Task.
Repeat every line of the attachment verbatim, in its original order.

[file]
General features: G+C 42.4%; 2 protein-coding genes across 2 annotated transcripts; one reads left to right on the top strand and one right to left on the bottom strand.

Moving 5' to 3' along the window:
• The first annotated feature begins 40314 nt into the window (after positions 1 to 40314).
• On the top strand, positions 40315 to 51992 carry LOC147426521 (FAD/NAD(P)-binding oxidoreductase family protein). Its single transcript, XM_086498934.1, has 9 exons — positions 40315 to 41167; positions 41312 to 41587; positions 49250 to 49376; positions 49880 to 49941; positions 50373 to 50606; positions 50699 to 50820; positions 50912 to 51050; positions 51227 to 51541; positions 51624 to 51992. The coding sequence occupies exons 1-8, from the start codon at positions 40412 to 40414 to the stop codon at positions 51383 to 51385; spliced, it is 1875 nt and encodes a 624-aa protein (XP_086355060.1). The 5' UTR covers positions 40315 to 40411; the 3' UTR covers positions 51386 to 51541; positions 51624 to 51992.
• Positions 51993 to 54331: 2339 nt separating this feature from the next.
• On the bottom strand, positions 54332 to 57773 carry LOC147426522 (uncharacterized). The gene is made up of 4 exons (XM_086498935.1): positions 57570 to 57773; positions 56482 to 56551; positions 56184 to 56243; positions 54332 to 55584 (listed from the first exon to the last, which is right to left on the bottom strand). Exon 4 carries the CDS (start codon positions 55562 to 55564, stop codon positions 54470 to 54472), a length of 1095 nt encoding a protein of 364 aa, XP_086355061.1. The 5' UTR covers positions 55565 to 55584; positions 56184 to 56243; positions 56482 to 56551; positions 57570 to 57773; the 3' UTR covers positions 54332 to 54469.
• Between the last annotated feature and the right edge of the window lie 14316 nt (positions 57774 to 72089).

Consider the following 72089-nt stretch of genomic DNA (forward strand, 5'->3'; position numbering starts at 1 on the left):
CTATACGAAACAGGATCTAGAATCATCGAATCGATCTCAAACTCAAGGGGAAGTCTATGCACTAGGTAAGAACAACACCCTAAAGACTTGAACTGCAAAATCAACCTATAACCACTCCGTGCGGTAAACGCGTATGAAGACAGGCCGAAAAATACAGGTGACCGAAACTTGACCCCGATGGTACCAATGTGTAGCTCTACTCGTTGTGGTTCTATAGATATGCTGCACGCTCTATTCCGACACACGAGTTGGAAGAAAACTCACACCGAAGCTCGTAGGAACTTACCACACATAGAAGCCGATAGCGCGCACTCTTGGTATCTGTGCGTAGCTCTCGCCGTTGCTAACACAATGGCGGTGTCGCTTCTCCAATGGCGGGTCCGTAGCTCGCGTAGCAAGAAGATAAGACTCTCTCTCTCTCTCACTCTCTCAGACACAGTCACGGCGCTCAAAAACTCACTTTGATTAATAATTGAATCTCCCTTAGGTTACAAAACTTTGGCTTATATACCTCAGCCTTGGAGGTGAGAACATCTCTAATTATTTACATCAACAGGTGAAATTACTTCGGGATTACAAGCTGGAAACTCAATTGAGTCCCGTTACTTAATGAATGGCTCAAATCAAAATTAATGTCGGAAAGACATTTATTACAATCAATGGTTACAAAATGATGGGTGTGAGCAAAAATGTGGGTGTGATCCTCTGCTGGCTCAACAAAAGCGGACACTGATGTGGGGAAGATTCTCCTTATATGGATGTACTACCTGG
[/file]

General features: G+C 42.4%; 2 protein-coding genes across 2 annotated transcripts; one reads left to right on the top strand and one right to left on the bottom strand.

Moving 5' to 3' along the window:
• The first annotated feature begins 40314 nt into the window (after positions 1 to 40314).
• On the top strand, positions 40315 to 51992 carry LOC147426521 (FAD/NAD(P)-binding oxidoreductase family protein). Its single transcript, XM_086498934.1, has 9 exons — positions 40315 to 41167; positions 41312 to 41587; positions 49250 to 49376; positions 49880 to 49941; positions 50373 to 50606; positions 50699 to 50820; positions 50912 to 51050; positions 51227 to 51541; positions 51624 to 51992. The coding sequence occupies exons 1-8, from the start codon at positions 40412 to 40414 to the stop codon at positions 51383 to 51385; spliced, it is 1875 nt and encodes a 624-aa protein (XP_086355060.1). The 5' UTR covers positions 40315 to 40411; the 3' UTR covers positions 51386 to 51541; positions 51624 to 51992.
• Positions 51993 to 54331: 2339 nt separating this feature from the next.
• On the bottom strand, positions 54332 to 57773 carry LOC147426522 (uncharacterized). The gene is made up of 4 exons (XM_086498935.1): positions 57570 to 57773; positions 56482 to 56551; positions 56184 to 56243; positions 54332 to 55584 (listed from the first exon to the last, which is right to left on the bottom strand). Exon 4 carries the CDS (start codon positions 55562 to 55564, stop codon positions 54470 to 54472), a length of 1095 nt encoding a protein of 364 aa, XP_086355061.1. The 5' UTR covers positions 55565 to 55584; positions 56184 to 56243; positions 56482 to 56551; positions 57570 to 57773; the 3' UTR covers positions 54332 to 54469.
• Between the last annotated feature and the right edge of the window lie 14316 nt (positions 57774 to 72089).

Consider the following 72089-nt stretch of genomic DNA (forward strand, 5'->3'; position numbering starts at 1 on the left):
CTATACGAAACAGGATCTAGAATCATCGAATCGATCTCAAACTCAAGGGGAAGTCTATGCACTAGGTAAGAACAACACCCTAAAGACTTGAACTGCAAAATCAACCTATAACCACTCCGTGCGGTAAACGCGTATGAAGACAGGCCGAAAAATACAGGTGACCGAAACTTGACCCCGATGGTACCAATGTGTAGCTCTACTCGTTGTGGTTCTATAGATATGCTGCACGCTCTATTCCGACACACGAGTTGGAAGAAAACTCACACCGAAGCTCGTAGGAACTTACCACACATAGAAGCCGATAGCGCGCACTCTTGGTATCTGTGCGTAGCTCTCGCCGTTGCTAACACAATGGCGGTGTCGCTTCTCCAATGGCGGGTCCGTAGCTCGCGTAGCAAGAAGATAAGACTCTCTCTCTCTCTCACTCTCTCAGACACAGTCACGGCGCTCAAAAACTCACTTTGATTAATAATTGAATCTCCCTTAGGTTACAAAACTTTGGCTTATATACCTCAGCCTTGGAGGTGAGAACATCTCTAATTATTTACATCAACAGGTGAAATTACTTCGGGATTACAAGCTGGAAACTCAATTGAGTCCCGTTACTTAATGAATGGCTCAAATCAAAATTAATGTCGGAAAGACATTTATTACAATCAATGGTTACAAAATGATGGGTGTGAGCAAAAATGTGGGTGTGATCCTCTGCTGGCTCAACAAAAGCGGACACTGATGTGGGGAAGATTCTCCTTATATGGATGTACTACCTGG